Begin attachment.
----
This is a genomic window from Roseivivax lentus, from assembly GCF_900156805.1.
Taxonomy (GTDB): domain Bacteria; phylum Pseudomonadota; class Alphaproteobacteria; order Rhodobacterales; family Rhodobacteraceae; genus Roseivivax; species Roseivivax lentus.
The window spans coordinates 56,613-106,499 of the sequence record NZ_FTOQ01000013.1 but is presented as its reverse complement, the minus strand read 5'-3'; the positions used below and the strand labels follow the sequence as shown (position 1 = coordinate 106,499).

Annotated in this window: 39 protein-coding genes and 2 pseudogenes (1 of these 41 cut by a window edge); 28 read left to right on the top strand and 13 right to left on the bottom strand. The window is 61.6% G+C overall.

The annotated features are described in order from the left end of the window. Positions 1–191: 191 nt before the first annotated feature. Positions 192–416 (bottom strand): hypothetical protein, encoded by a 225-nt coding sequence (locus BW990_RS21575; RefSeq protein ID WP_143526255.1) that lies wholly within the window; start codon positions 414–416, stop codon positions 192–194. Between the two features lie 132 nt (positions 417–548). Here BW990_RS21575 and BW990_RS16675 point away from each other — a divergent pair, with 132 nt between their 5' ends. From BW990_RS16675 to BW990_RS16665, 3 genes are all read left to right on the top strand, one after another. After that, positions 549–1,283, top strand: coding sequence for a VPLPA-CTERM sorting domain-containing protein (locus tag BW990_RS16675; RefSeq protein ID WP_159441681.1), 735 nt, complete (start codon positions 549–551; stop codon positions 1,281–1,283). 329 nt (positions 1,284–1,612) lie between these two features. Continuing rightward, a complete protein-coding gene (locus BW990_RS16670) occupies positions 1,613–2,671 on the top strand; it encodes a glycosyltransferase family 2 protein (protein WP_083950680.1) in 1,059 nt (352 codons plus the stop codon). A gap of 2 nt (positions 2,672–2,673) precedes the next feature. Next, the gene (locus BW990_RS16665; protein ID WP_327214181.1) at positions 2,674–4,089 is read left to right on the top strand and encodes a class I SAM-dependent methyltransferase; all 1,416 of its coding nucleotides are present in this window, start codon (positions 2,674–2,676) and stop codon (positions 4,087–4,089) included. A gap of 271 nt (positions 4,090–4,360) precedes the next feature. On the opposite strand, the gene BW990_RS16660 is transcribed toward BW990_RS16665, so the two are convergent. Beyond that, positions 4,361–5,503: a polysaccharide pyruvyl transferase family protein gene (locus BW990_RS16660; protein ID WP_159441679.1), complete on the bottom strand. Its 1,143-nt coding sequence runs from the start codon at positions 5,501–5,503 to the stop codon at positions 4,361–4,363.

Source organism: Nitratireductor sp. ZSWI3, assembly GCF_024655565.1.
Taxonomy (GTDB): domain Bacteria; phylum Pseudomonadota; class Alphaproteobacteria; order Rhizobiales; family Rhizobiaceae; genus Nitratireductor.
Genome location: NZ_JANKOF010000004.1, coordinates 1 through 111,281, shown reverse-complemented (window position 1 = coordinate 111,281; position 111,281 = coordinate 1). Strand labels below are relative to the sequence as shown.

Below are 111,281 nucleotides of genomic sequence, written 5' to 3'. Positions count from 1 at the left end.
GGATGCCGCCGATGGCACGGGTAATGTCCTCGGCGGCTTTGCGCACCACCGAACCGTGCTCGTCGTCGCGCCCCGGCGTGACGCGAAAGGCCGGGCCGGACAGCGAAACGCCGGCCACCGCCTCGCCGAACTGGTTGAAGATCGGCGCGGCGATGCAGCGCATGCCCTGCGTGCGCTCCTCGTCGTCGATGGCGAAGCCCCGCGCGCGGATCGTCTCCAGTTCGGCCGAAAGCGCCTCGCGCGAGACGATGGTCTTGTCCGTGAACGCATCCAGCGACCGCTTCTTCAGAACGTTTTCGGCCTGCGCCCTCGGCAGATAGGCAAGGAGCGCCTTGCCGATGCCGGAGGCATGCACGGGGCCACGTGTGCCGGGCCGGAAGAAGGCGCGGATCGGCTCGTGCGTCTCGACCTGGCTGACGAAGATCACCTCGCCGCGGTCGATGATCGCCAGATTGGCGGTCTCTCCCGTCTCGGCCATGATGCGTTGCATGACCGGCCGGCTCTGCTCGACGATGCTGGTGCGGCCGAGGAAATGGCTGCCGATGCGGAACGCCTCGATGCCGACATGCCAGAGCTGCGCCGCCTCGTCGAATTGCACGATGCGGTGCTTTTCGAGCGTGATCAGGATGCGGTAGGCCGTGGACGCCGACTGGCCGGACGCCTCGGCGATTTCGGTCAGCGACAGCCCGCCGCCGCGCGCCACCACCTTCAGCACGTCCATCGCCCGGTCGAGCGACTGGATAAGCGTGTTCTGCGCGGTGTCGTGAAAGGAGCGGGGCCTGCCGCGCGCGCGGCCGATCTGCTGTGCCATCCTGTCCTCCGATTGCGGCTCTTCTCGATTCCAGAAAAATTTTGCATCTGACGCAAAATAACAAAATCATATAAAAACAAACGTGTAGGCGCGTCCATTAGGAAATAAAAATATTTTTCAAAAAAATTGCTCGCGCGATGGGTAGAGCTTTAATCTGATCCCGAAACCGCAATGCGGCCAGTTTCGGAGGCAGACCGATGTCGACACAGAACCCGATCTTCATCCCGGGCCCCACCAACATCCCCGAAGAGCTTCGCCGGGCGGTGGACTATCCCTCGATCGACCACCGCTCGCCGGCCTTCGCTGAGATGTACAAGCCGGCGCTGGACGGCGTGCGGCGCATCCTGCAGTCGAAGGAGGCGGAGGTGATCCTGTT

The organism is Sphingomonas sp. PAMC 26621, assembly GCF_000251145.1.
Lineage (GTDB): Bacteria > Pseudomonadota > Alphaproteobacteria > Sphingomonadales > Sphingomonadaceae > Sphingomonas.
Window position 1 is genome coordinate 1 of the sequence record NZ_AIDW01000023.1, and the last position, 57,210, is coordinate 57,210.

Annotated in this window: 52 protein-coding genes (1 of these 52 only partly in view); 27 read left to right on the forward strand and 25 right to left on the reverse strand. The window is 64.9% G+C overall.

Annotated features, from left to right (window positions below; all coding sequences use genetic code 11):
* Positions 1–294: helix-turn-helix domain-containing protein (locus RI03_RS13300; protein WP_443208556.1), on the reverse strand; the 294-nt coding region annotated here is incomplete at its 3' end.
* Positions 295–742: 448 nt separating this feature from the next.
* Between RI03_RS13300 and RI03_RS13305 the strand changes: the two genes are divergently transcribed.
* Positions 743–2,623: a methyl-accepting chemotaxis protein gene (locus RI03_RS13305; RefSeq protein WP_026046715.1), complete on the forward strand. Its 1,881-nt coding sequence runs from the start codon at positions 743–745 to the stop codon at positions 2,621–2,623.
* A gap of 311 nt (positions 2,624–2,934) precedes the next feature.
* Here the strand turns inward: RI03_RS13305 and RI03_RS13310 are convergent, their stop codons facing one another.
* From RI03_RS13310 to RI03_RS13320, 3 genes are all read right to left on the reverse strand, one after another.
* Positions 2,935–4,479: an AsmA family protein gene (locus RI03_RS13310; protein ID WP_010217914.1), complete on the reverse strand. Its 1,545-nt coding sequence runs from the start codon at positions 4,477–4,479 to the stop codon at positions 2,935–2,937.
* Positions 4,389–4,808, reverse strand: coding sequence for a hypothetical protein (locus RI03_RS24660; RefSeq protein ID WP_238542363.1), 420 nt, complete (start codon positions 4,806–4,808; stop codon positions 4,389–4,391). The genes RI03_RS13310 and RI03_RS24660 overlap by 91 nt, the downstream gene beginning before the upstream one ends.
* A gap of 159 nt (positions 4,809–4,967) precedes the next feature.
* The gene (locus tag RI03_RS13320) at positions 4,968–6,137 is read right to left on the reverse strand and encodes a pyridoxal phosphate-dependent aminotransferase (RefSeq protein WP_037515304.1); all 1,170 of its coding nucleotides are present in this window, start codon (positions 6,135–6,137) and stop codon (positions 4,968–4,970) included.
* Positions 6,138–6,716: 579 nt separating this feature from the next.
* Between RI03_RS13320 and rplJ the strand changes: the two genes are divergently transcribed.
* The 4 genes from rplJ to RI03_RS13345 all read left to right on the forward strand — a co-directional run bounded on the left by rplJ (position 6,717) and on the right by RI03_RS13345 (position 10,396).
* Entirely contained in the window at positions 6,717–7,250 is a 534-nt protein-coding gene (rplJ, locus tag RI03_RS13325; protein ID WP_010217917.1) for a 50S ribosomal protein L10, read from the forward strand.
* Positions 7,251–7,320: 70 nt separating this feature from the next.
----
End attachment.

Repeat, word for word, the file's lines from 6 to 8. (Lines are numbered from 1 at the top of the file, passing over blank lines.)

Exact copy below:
Source organism: Nitratireductor sp. ZSWI3, assembly GCF_024655565.1.
Taxonomy (GTDB): domain Bacteria; phylum Pseudomonadota; class Alphaproteobacteria; order Rhizobiales; family Rhizobiaceae; genus Nitratireductor.
Genome location: NZ_JANKOF010000004.1, coordinates 1 through 111,281, shown reverse-complemented (window position 1 = coordinate 111,281; position 111,281 = coordinate 1). Strand labels below are relative to the sequence as shown.